There is something weird going on in US government bond markets, and the relentless increase in long-term interest rates is quite ominous for the economy, and perhaps also for financial stability.
We are late in the cycle, and Fed hikes are biting harder and harder on consumers and firms. Stock markets see the negative effects of tighter monetary policy, and equities are trading lower. But long-term interest rates should be going down, not up.
So what is going on?
With the term premium accounting for the entire move in long rates since July, we know that the source of higher long-term interest rates is not Fed expectations.
If the move is not driven by changing Fed expectations, what are then the reasons why long rates are moving higher? There are several potential explanations:
1) First, with declining repo it could be an unwind of the basis trade that is pushing long rates higher, somewhat similar to what happened in March 2020. This has been getting a lot of attention, and maybe conditions for getting repo are tightening.
2) Another potential explanation is the slowing growth in China, which means that China is recycling fewer dollars into Treasuries because of declining Chinese exports.
3) Rates may also be moving higher because of the Fed still doing QT. Remember, the entire goal with QT is to put upward pressure on government bond yields.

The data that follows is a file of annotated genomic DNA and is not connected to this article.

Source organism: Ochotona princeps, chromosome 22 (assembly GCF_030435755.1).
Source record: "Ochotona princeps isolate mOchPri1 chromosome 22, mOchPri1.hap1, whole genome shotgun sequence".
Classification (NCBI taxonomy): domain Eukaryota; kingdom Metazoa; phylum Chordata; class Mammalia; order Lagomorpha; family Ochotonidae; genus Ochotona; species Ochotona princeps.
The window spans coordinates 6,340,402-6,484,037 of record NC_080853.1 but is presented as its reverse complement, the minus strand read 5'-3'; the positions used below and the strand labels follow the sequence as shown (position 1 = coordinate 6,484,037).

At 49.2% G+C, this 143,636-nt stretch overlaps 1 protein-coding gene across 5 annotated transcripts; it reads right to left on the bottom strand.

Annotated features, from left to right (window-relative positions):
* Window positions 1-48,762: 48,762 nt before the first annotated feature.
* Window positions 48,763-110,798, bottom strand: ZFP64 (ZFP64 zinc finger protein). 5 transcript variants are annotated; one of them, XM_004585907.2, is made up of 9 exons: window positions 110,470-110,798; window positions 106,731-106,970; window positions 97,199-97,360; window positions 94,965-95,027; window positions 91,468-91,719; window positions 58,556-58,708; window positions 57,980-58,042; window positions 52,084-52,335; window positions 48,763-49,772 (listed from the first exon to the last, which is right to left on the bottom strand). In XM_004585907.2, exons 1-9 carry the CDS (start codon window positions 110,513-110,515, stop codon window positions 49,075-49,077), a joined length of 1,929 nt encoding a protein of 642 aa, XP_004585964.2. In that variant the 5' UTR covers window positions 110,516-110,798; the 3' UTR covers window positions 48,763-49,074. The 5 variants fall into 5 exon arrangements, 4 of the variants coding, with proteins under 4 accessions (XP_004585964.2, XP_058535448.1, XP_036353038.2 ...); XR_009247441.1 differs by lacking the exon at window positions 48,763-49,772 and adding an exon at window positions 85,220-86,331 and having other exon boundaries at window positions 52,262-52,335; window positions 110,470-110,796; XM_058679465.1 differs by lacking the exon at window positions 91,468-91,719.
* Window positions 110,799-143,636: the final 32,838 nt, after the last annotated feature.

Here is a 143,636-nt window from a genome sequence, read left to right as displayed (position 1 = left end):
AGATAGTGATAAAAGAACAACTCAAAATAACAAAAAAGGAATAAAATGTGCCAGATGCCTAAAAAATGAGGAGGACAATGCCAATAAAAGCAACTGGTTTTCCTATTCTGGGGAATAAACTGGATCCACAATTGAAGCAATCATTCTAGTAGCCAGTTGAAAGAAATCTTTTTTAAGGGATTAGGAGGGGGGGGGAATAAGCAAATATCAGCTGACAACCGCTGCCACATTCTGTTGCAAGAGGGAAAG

4) The US budget deficit remains big at 6% of GDP, which requires more Treasury issuance today and in the future, and investors may be reacting to that.
5) The US sovereign downgrade has likely had a negative impact.
6) Japan exiting YCC has put upward pressure on JGB yields, which, despite high hedging costs, makes US yields less attractive.
7) There is a large stock of T-bills outstanding, and the Treasury intends over the next six months to increase auction sizes across the Treasury curve.
No matter which explanation is more important, it is clear that the spike in rates is having a very negative impact on consumers and firms, and the risks of a hard landing are intensifying.
For investors in the 60/40 portfolio, the ongoing volatility in a high rates environment is stomach-churning, see chart below. Over the past two months, the 60/40 portfolio has lost 5%, and with an outlook of high rates and slowing earnings—which is needed to get inflation under control—the outlook for the 60/40 portfolio remains negative.